• Establish what you are looking for. If you have clear goals then you’re more likely to have a better experience. You might want to pass on your skills and experience to someone more junior in your field. Or perhaps you want to make a difference to the community, for example, by helping a young person through schemes like Beatbullying’s cyber mentoring.

• Find a mentee through your network or organisation. Do you know someone in your network who you can mentor? Some of the best mentoring relationships develop organically, for example, I was recently approached by someone who I periodically give informal advice to. Similarly, a few years ago I was asked to mentor a new junior member of staff at my organisation as she needed to learn marketing skills as part of a service delivery role. In-company mentoring programmes can be a great way for your organisation to retain and engage staff, as well as pass on their expertise.

• Find a mentee through a scheme. There are many well-established schemes that match mentors and mentees. Volunteering charity Timebank’s Leaders Together programme pairs senior professionals from private, public and voluntary sector organisations with leaders of small London-based charities. Some professional membership bodies, such as the Chartered Institute of Public Relations (CIPR), also offer mentoring schemes. If you’re tight for time, some mentoring programmes allow you to mentor over the phone or Skype. Online mentoring network Horse’s Mouth even offers the option to mentor virtually.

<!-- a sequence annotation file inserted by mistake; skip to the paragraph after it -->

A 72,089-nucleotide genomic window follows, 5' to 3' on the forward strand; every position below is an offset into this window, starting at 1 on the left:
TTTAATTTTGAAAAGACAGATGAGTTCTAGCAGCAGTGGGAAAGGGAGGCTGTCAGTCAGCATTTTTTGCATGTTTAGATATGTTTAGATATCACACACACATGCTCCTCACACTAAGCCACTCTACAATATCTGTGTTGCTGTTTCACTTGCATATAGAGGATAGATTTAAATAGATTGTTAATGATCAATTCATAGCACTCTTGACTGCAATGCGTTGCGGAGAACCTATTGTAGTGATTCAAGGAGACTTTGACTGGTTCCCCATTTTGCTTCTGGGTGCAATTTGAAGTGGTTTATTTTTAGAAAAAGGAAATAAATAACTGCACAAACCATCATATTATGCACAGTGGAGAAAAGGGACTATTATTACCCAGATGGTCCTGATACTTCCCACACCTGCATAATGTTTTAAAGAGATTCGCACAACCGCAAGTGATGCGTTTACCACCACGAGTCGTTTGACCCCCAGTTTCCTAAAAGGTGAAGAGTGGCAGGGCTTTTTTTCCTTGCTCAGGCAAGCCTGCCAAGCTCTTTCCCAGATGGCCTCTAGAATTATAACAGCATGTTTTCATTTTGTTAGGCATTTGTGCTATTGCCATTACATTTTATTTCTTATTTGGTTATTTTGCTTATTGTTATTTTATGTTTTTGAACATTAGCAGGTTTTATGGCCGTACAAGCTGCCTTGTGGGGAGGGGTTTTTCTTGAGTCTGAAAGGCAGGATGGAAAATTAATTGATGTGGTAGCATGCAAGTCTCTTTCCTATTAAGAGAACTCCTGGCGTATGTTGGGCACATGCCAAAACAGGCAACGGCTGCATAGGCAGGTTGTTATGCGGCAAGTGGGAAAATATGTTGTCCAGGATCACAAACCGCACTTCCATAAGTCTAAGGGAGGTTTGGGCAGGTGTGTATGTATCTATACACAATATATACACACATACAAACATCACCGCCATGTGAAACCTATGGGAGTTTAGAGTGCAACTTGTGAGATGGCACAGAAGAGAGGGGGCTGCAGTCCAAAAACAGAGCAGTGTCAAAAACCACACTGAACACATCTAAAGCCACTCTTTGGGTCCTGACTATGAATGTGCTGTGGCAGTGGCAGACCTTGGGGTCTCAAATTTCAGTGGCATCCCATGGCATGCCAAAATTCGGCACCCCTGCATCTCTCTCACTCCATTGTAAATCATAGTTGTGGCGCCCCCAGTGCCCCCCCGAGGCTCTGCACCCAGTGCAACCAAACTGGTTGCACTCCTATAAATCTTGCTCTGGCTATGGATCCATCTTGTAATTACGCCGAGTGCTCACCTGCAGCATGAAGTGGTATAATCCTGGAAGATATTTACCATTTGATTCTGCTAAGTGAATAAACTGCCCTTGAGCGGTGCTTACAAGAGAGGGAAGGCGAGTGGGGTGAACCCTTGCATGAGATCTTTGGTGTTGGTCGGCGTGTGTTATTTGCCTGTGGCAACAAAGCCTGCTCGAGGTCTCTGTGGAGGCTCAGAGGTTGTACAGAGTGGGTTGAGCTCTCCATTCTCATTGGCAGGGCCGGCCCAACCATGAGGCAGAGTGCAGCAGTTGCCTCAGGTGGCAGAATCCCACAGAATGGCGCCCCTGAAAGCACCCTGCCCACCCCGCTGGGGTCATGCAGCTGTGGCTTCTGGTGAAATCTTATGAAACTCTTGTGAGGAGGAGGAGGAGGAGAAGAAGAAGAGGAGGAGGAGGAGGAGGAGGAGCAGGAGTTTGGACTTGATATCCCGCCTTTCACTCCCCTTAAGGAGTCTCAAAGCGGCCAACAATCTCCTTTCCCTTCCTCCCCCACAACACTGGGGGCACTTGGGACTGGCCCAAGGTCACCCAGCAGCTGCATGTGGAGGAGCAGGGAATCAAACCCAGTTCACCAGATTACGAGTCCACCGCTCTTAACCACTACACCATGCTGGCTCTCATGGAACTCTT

• Set expectations. It’s good practice to establish guidelines for the relationship early on with your mentee. Your mentee may have concerns about specific issues such as confidentiality, so do talk those through.

• Avoid common pitfalls. As your relationship with your mentee develops, there are a few things to be aware of. When I first became a mentor a few years ago, I was so keen to help that I spoonfed my mentee. Your ultimate goal is to empower your mentee and it can be more effective to ask constructive but challenging questions.

Your role is also to guide, not enforce. This can become tricky if your mentor isn’t fully committed to the process. A contact of mine mentored someone who was repeatedly late for no reason. I advised her to reiterate the support she could offer but reaffirm her boundaries for the relationship. Your time is valuable and mentoring should be enjoyable and useful for both you and your mentee.

• Use your mentoring experience to progress your career. As well as being personally rewarding, mentoring offers good opportunities for professional development and career progression. Jennie Taylor says: “Many employers value staff who can demonstrate activities outside of their standard job description, and will actively look for this when recruiting. Mentoring is a great opportunity to show employers that you are a dedicated individual who is willing to go the extra mile in your work through helping others.”